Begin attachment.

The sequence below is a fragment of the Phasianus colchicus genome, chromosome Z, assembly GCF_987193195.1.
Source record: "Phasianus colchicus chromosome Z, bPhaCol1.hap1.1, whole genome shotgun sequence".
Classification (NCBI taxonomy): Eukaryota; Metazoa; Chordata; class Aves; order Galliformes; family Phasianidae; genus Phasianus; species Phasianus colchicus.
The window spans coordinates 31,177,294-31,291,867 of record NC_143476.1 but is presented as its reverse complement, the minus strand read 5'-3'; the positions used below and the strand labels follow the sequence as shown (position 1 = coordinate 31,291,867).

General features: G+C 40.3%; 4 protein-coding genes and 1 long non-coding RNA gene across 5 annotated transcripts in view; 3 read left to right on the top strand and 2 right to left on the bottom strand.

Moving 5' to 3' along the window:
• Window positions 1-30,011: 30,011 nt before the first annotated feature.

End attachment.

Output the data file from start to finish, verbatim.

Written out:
The sequence below is a fragment of the Phasianus colchicus genome, chromosome Z, assembly GCF_987193195.1.
Source record: "Phasianus colchicus chromosome Z, bPhaCol1.hap1.1, whole genome shotgun sequence".
Classification (NCBI taxonomy): Eukaryota; Metazoa; Chordata; class Aves; order Galliformes; family Phasianidae; genus Phasianus; species Phasianus colchicus.
The window spans coordinates 31,177,294-31,291,867 of record NC_143476.1 but is presented as its reverse complement, the minus strand read 5'-3'; the positions used below and the strand labels follow the sequence as shown (position 1 = coordinate 31,291,867).

General features: G+C 40.3%; 4 protein-coding genes and 1 long non-coding RNA gene across 5 annotated transcripts in view; 3 read left to right on the top strand and 2 right to left on the bottom strand.

Moving 5' to 3' along the window:
• Window positions 1-30,011: 30,011 nt before the first annotated feature.